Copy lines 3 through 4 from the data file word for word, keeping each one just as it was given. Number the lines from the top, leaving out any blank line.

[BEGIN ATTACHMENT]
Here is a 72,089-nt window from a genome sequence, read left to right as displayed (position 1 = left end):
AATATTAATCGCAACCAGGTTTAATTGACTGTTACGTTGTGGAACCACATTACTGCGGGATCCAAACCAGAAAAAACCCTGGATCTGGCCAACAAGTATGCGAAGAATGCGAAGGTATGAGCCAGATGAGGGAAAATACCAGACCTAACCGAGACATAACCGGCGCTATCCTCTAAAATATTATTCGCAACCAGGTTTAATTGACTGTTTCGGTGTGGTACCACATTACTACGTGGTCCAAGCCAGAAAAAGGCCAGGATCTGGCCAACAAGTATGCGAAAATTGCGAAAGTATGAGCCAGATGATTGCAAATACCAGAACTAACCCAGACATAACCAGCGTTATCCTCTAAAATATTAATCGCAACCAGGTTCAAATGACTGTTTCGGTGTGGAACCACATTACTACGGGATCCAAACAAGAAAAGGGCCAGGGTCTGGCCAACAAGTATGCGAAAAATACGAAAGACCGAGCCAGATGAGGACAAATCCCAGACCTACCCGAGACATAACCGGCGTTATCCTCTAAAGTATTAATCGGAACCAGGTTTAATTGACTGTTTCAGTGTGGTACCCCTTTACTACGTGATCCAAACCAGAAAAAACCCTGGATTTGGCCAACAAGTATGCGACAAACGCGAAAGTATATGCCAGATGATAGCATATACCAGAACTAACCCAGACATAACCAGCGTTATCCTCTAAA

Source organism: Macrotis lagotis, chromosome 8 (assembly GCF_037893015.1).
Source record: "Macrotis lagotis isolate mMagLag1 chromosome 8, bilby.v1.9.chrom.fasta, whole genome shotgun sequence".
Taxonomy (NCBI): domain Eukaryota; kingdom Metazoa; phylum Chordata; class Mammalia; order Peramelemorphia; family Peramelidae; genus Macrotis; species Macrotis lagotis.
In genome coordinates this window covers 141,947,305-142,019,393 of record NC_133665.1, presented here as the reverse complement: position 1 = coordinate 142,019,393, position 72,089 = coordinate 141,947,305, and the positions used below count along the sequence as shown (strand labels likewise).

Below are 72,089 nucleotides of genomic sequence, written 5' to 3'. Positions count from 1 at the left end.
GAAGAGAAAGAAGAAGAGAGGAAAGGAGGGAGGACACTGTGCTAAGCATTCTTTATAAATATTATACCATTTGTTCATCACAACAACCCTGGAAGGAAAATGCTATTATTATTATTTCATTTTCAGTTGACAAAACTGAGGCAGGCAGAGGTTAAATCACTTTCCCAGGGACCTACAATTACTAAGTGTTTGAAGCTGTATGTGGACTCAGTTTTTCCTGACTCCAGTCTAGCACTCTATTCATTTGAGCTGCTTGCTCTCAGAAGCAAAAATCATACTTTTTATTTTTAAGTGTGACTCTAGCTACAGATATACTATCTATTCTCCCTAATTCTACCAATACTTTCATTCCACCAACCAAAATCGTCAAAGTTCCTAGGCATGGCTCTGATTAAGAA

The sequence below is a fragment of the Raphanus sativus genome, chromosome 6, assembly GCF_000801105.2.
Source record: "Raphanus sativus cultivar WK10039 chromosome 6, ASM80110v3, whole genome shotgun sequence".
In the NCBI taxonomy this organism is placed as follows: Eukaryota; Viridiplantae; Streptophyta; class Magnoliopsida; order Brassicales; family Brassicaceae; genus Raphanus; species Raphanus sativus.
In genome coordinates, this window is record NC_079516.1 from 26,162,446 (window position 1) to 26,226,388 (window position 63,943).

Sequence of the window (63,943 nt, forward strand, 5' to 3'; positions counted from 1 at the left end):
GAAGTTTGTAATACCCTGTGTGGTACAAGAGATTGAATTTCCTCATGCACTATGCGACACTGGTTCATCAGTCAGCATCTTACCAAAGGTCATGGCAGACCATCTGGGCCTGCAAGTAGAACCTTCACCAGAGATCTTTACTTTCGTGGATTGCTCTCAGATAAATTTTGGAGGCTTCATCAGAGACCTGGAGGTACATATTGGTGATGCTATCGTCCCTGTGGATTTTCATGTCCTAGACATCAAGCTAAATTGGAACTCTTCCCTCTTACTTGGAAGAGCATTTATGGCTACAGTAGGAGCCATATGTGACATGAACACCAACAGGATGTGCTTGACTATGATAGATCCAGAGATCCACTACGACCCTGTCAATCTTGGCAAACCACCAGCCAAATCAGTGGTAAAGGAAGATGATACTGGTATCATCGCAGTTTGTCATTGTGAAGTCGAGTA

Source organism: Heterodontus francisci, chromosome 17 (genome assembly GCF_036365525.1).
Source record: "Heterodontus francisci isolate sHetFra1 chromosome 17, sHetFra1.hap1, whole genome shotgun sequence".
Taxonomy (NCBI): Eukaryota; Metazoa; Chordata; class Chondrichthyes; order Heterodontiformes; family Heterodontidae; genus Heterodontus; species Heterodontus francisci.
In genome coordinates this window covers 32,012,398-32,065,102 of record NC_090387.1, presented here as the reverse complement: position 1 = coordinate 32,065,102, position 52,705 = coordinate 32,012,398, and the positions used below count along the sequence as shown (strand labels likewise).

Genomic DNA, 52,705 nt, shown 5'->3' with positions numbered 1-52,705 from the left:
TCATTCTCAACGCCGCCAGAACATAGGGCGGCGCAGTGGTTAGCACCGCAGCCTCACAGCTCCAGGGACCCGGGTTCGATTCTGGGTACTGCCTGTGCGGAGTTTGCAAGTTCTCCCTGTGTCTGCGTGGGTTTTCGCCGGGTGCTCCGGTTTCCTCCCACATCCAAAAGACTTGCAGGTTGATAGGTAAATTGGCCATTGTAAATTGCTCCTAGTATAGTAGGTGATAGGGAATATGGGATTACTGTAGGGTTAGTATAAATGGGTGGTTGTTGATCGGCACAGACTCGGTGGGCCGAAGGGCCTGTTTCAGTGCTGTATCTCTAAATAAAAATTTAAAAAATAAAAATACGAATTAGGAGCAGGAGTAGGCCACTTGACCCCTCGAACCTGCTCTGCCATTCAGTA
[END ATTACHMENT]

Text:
Source organism: Macrotis lagotis, chromosome 8 (assembly GCF_037893015.1).
Source record: "Macrotis lagotis isolate mMagLag1 chromosome 8, bilby.v1.9.chrom.fasta, whole genome shotgun sequence".